But the figures underline the large variation between government spending on pharmaceuticals in comparison to prevention and public health.
While populations around the world turn increasingly to self-medication and foods that can protect them from disease, governments are still spending most of their healthcare budgets on pharmaceuticals.
Combined with lower economic growth, the increase in health spending has driven the share of health expenditure as a percentage of GDP up from an average 7.8 per cent in 1997 to 8.5 per cent in 2002, shows the report based on statistics on health and health systems from the OECD's 30 member countries.
This is in sharp contrast to the period 1992 - 1997, when the share of GDP spent on health remained almost unchanged.
OECD Health Data 2004 shows that US health expenditure grew 2.3 times faster than GDP, rising from to 13 per cent in 1997 to 14.6 per cent in 2002. Across other OECD countries, health expenditure outpaced economic growth by 1.7 times.
This growth in health expenditure was, in part, a deliberate policy in some countries, such as the United Kingdom and Canada, which realised that cost containment during the mid-1990s had strained their healthcare systems.
But rapid advances in medical technologies, population ageing and rising public expectations were largely responsible for the health spending growth, which was particularly notable in the area of pharmaceuticals.
Between 1992 and 2002, spending on pharmaceuticals grew, on average, 1.3 times faster per year than total health expenditure, rising to account for between 9 and 37 per cent of total health spending in OECD countries in 2002.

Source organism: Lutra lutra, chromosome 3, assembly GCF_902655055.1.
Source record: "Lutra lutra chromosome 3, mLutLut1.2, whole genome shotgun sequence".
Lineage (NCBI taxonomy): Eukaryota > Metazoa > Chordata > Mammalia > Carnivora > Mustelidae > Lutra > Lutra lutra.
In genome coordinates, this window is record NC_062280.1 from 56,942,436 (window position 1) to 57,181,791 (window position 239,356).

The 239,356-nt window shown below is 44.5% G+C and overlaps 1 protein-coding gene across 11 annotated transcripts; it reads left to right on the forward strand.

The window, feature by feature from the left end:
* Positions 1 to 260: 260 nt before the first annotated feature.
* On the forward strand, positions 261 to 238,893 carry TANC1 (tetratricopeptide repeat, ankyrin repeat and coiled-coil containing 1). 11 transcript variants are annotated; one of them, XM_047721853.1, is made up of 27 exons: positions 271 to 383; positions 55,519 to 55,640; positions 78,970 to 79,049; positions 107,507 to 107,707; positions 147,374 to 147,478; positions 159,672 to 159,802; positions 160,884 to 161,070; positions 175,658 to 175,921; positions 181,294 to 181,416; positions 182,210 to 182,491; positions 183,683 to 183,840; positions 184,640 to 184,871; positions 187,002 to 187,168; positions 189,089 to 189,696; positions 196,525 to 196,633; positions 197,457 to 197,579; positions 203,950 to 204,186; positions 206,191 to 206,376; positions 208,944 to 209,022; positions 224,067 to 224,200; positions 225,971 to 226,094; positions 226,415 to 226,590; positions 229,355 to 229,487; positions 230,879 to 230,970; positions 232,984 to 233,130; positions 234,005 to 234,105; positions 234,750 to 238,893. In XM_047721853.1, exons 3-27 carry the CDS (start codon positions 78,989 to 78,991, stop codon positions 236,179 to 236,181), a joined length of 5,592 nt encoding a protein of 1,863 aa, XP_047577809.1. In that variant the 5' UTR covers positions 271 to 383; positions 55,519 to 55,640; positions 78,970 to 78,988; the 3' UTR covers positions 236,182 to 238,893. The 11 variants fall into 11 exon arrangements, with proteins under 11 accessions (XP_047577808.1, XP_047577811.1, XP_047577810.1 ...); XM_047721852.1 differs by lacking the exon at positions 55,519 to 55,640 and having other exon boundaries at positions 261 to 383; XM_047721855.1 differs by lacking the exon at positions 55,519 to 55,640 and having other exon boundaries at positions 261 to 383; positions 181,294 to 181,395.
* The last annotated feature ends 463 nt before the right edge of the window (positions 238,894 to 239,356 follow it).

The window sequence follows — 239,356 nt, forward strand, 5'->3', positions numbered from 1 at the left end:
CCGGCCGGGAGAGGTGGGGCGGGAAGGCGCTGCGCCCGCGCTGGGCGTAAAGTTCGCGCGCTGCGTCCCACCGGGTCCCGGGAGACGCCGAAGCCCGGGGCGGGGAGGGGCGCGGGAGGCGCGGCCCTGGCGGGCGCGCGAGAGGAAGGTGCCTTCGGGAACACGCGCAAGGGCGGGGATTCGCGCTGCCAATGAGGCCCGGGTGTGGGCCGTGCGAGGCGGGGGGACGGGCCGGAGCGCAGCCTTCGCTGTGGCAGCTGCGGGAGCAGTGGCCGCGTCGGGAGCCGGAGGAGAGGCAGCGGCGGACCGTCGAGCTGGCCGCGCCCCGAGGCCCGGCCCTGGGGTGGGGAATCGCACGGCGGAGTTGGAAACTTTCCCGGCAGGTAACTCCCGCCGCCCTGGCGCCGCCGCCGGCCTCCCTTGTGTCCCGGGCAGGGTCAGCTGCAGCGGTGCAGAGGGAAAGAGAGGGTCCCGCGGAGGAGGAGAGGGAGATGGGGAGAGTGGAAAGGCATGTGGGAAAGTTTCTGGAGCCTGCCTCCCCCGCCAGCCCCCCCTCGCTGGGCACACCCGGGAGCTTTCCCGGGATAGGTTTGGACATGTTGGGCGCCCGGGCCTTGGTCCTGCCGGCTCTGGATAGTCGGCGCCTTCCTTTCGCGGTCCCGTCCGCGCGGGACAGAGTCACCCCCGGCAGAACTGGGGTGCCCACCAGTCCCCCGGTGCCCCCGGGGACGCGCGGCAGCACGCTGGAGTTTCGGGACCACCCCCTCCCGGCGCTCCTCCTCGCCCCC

In spite of a growing awareness of the importance of prevention and public health however, OECD countries spent on average only 2.8 per cent of total health expenditure on organised public and private prevention programmes.
This contrasts sharply with the rise in the number of overweight and obese people in all OECD countries over the past two decades - in many of the countries surveyed more than 50 per cent of adults are now classified as being overweight or obese.
Obesity is a known risk factor for diseases such as diabetes, hypertension, cardiovascular diseases, respiratory problems (asthma) and musculoskeletal diseases (arthritis). The United States has the highest rate of adults considered as overweight or obese (with 34 per cent of adults being overweight and another 31 per cent defined as obese in 1999-2000), followed by Mexico, the United Kingdom and Australia.
The findings would appear to suggest that health products manufacturers are unlikely to gain much support from government public health campaigns.